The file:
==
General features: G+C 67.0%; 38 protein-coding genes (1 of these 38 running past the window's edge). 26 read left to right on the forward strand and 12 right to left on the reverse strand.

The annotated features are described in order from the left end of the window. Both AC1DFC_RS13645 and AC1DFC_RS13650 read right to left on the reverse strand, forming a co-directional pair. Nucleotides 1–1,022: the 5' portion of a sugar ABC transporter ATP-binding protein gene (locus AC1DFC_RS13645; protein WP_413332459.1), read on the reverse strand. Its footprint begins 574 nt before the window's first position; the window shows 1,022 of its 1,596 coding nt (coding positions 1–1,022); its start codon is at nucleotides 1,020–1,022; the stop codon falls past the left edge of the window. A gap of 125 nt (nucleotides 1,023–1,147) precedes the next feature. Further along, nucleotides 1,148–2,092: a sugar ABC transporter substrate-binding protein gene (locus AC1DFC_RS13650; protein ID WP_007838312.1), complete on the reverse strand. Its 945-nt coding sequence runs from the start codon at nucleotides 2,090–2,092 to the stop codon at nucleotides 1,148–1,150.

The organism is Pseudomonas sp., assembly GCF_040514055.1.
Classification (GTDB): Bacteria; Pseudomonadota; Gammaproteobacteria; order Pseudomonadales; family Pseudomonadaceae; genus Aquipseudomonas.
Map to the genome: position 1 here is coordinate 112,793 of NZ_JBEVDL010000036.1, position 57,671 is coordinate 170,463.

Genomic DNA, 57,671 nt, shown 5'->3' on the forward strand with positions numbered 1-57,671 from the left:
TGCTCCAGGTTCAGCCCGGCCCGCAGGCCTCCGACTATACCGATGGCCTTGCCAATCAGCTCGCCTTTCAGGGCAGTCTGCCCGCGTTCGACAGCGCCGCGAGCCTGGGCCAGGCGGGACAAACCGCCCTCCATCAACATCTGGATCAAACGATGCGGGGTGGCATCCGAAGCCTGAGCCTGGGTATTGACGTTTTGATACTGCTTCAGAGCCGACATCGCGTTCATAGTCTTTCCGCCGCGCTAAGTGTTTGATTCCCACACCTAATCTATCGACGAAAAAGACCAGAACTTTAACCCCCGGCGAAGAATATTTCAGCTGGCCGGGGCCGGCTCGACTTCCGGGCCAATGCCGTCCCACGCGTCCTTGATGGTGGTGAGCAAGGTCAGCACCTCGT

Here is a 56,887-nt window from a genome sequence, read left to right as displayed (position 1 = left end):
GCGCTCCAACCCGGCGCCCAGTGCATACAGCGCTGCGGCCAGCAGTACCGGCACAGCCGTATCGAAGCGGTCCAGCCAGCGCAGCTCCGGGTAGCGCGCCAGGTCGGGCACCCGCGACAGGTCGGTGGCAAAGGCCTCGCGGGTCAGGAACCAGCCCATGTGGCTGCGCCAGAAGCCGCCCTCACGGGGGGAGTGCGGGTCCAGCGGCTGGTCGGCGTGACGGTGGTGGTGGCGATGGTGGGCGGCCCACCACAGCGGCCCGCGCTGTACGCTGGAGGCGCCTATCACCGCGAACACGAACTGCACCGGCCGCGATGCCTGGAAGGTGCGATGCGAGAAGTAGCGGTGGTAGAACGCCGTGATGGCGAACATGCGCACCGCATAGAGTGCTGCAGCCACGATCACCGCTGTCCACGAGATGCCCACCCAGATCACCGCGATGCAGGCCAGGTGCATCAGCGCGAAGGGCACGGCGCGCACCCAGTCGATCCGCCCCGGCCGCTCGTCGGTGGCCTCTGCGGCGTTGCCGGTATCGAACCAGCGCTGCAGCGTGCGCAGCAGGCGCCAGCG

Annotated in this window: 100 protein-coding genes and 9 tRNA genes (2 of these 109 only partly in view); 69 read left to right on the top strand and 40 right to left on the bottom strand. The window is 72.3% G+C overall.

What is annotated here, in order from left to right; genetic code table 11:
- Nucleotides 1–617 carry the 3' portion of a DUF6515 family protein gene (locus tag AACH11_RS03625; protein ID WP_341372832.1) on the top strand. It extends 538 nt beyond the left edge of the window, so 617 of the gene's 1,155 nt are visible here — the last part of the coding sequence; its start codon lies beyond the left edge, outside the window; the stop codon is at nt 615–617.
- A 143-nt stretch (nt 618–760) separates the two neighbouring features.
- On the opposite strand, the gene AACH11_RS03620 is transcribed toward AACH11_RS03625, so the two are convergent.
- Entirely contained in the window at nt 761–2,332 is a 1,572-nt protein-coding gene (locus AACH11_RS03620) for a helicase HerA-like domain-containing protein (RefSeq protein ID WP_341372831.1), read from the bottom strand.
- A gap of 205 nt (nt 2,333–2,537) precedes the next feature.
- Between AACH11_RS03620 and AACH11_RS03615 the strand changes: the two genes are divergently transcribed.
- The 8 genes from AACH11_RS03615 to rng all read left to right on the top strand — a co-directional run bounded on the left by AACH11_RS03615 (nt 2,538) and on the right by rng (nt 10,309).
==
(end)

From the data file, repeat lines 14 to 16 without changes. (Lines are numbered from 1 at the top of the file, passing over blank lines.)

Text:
- On the opposite strand, the gene AACH11_RS03620 is transcribed toward AACH11_RS03625, so the two are convergent.
- Entirely contained in the window at nt 761–2,332 is a 1,572-nt protein-coding gene (locus AACH11_RS03620) for a helicase HerA-like domain-containing protein (RefSeq protein ID WP_341372831.1), read from the bottom strand.
- A gap of 205 nt (nt 2,333–2,537) precedes the next feature.